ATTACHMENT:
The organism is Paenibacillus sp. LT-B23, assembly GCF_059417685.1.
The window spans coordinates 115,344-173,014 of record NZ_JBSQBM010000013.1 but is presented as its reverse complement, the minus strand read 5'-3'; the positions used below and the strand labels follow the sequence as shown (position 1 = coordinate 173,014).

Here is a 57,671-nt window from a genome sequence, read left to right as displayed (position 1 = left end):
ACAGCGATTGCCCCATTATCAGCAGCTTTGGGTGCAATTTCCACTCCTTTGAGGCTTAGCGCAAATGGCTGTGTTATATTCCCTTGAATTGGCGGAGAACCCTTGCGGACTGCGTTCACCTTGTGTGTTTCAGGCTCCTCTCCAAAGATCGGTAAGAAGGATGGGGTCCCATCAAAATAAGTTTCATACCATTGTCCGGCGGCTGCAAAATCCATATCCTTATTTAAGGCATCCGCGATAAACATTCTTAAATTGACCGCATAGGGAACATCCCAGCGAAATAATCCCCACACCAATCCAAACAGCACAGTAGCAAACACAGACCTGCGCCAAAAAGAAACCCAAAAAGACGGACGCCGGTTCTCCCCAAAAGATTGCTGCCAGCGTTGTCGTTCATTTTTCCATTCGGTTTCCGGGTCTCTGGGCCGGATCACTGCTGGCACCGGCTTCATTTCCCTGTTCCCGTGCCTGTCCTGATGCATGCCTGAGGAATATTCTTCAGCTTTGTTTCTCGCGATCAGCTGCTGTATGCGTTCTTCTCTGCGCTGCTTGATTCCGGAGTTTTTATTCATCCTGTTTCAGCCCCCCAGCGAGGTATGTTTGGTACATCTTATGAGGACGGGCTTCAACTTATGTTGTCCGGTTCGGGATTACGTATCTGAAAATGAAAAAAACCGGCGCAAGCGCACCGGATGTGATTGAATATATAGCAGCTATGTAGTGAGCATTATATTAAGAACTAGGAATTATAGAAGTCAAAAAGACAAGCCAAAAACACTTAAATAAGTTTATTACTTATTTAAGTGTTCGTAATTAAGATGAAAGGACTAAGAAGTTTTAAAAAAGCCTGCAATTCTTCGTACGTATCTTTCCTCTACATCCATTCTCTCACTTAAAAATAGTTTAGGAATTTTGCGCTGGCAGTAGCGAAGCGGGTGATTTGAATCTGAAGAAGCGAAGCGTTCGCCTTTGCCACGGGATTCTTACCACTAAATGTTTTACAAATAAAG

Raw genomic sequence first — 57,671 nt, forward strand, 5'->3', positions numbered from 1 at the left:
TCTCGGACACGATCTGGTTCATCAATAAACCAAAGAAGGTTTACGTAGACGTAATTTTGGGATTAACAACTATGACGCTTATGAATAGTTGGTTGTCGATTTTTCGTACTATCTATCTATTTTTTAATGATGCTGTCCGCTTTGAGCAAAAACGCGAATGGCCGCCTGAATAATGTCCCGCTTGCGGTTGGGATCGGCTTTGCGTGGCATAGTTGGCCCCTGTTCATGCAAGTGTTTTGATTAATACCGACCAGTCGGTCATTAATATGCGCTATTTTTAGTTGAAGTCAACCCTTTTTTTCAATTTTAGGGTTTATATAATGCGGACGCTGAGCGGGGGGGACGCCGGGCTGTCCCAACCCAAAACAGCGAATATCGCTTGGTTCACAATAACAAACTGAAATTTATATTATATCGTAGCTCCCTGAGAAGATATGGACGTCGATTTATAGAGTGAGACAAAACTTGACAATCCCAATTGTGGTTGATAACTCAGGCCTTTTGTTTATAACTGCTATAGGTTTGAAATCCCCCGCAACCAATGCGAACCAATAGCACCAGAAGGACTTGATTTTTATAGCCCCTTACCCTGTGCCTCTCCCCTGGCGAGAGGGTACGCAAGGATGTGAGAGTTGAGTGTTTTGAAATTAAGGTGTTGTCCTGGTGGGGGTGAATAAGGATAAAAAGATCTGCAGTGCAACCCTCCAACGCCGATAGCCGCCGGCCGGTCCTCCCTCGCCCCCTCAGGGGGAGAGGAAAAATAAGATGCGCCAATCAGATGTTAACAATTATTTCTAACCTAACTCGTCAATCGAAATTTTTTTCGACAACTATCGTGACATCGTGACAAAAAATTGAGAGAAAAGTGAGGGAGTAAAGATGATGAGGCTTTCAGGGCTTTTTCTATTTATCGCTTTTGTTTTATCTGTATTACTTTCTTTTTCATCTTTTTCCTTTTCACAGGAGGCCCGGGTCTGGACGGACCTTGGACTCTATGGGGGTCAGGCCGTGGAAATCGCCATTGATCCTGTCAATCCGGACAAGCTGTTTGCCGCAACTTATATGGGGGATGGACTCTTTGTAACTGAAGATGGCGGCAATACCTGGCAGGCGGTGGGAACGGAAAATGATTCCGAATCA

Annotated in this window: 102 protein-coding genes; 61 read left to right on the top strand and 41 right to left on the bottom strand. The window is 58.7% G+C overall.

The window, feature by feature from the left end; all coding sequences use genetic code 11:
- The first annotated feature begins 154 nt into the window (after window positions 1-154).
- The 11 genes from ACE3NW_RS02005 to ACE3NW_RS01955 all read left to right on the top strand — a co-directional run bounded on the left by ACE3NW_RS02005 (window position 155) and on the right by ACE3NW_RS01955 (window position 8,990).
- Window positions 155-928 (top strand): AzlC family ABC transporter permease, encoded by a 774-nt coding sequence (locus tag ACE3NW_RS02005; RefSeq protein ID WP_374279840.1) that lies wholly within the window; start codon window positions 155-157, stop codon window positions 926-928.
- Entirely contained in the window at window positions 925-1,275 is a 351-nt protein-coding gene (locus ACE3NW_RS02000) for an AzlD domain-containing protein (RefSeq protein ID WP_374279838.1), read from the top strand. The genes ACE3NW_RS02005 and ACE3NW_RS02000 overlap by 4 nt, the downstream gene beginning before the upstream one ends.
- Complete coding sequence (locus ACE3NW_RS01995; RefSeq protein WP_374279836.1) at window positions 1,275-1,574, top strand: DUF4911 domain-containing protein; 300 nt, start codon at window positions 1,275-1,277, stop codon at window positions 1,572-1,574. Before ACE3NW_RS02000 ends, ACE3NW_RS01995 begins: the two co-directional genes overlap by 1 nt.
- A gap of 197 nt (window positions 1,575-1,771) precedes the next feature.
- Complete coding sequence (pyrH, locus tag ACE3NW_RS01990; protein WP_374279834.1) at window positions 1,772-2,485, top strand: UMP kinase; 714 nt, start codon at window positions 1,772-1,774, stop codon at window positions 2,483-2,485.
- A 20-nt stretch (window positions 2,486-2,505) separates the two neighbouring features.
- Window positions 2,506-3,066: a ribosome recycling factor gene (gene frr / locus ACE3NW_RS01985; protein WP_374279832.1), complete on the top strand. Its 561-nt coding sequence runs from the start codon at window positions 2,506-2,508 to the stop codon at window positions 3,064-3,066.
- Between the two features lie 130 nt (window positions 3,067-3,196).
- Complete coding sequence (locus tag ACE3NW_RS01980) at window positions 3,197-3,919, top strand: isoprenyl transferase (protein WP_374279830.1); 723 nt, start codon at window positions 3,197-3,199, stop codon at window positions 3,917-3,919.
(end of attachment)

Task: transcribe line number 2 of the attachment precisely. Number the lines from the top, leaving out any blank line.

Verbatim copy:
The window spans coordinates 115,344-173,014 of record NZ_JBSQBM010000013.1 but is presented as its reverse complement, the minus strand read 5'-3'; the positions used below and the strand labels follow the sequence as shown (position 1 = coordinate 173,014).